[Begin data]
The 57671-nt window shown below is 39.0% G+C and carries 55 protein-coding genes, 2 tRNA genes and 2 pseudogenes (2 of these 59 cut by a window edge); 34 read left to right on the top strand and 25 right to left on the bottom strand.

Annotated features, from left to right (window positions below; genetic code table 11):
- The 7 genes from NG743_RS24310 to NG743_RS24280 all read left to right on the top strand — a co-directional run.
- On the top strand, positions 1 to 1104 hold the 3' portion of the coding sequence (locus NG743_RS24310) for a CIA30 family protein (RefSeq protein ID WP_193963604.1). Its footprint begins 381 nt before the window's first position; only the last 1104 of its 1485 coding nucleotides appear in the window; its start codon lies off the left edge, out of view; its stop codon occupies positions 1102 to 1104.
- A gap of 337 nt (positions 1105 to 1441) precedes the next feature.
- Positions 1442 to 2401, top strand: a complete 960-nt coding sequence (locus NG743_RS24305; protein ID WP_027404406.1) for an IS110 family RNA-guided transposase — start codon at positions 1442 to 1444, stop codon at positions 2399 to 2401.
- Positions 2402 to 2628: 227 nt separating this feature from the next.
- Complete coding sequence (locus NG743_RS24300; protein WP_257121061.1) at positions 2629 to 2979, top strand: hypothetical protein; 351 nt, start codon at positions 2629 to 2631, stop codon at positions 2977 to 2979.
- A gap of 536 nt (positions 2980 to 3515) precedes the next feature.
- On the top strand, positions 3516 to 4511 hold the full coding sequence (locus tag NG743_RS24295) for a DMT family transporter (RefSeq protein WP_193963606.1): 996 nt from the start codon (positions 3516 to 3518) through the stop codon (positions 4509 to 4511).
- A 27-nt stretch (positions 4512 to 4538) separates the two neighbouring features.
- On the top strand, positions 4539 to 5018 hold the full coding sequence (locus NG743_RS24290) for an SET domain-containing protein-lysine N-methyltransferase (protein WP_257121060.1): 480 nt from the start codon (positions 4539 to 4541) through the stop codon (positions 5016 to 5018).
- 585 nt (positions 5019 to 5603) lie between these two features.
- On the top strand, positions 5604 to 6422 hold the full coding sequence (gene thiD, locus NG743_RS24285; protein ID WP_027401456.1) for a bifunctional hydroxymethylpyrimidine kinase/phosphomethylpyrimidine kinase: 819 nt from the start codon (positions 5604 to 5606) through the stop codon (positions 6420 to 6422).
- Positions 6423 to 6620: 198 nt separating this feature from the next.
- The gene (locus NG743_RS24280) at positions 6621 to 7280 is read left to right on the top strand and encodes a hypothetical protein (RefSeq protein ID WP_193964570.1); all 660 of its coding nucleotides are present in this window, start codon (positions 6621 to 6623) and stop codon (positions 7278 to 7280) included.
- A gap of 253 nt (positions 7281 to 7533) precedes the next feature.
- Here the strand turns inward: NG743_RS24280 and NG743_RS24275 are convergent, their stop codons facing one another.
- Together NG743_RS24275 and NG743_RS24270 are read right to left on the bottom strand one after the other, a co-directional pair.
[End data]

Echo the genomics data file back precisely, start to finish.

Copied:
The 57671-nt window shown below is 39.0% G+C and carries 55 protein-coding genes, 2 tRNA genes and 2 pseudogenes (2 of these 59 cut by a window edge); 34 read left to right on the top strand and 25 right to left on the bottom strand.

Annotated features, from left to right (window positions below; genetic code table 11):
- The 7 genes from NG743_RS24310 to NG743_RS24280 all read left to right on the top strand — a co-directional run.
- On the top strand, positions 1 to 1104 hold the 3' portion of the coding sequence (locus NG743_RS24310) for a CIA30 family protein (RefSeq protein ID WP_193963604.1). Its footprint begins 381 nt before the window's first position; only the last 1104 of its 1485 coding nucleotides appear in the window; its start codon lies off the left edge, out of view; its stop codon occupies positions 1102 to 1104.
- A gap of 337 nt (positions 1105 to 1441) precedes the next feature.
- Positions 1442 to 2401, top strand: a complete 960-nt coding sequence (locus NG743_RS24305; protein ID WP_027404406.1) for an IS110 family RNA-guided transposase — start codon at positions 1442 to 1444, stop codon at positions 2399 to 2401.
- Positions 2402 to 2628: 227 nt separating this feature from the next.
- Complete coding sequence (locus NG743_RS24300; protein WP_257121061.1) at positions 2629 to 2979, top strand: hypothetical protein; 351 nt, start codon at positions 2629 to 2631, stop codon at positions 2977 to 2979.
- A gap of 536 nt (positions 2980 to 3515) precedes the next feature.
- On the top strand, positions 3516 to 4511 hold the full coding sequence (locus tag NG743_RS24295) for a DMT family transporter (RefSeq protein WP_193963606.1): 996 nt from the start codon (positions 3516 to 3518) through the stop codon (positions 4509 to 4511).
- A 27-nt stretch (positions 4512 to 4538) separates the two neighbouring features.
- On the top strand, positions 4539 to 5018 hold the full coding sequence (locus NG743_RS24290) for an SET domain-containing protein-lysine N-methyltransferase (protein WP_257121060.1): 480 nt from the start codon (positions 4539 to 4541) through the stop codon (positions 5016 to 5018).
- 585 nt (positions 5019 to 5603) lie between these two features.
- On the top strand, positions 5604 to 6422 hold the full coding sequence (gene thiD, locus NG743_RS24285; protein ID WP_027401456.1) for a bifunctional hydroxymethylpyrimidine kinase/phosphomethylpyrimidine kinase: 819 nt from the start codon (positions 5604 to 5606) through the stop codon (positions 6420 to 6422).
- Positions 6423 to 6620: 198 nt separating this feature from the next.
- The gene (locus NG743_RS24280) at positions 6621 to 7280 is read left to right on the top strand and encodes a hypothetical protein (RefSeq protein ID WP_193964570.1); all 660 of its coding nucleotides are present in this window, start codon (positions 6621 to 6623) and stop codon (positions 7278 to 7280) included.
- A gap of 253 nt (positions 7281 to 7533) precedes the next feature.
- Here the strand turns inward: NG743_RS24280 and NG743_RS24275 are convergent, their stop codons facing one another.
- Together NG743_RS24275 and NG743_RS24270 are read right to left on the bottom strand one after the other, a co-directional pair.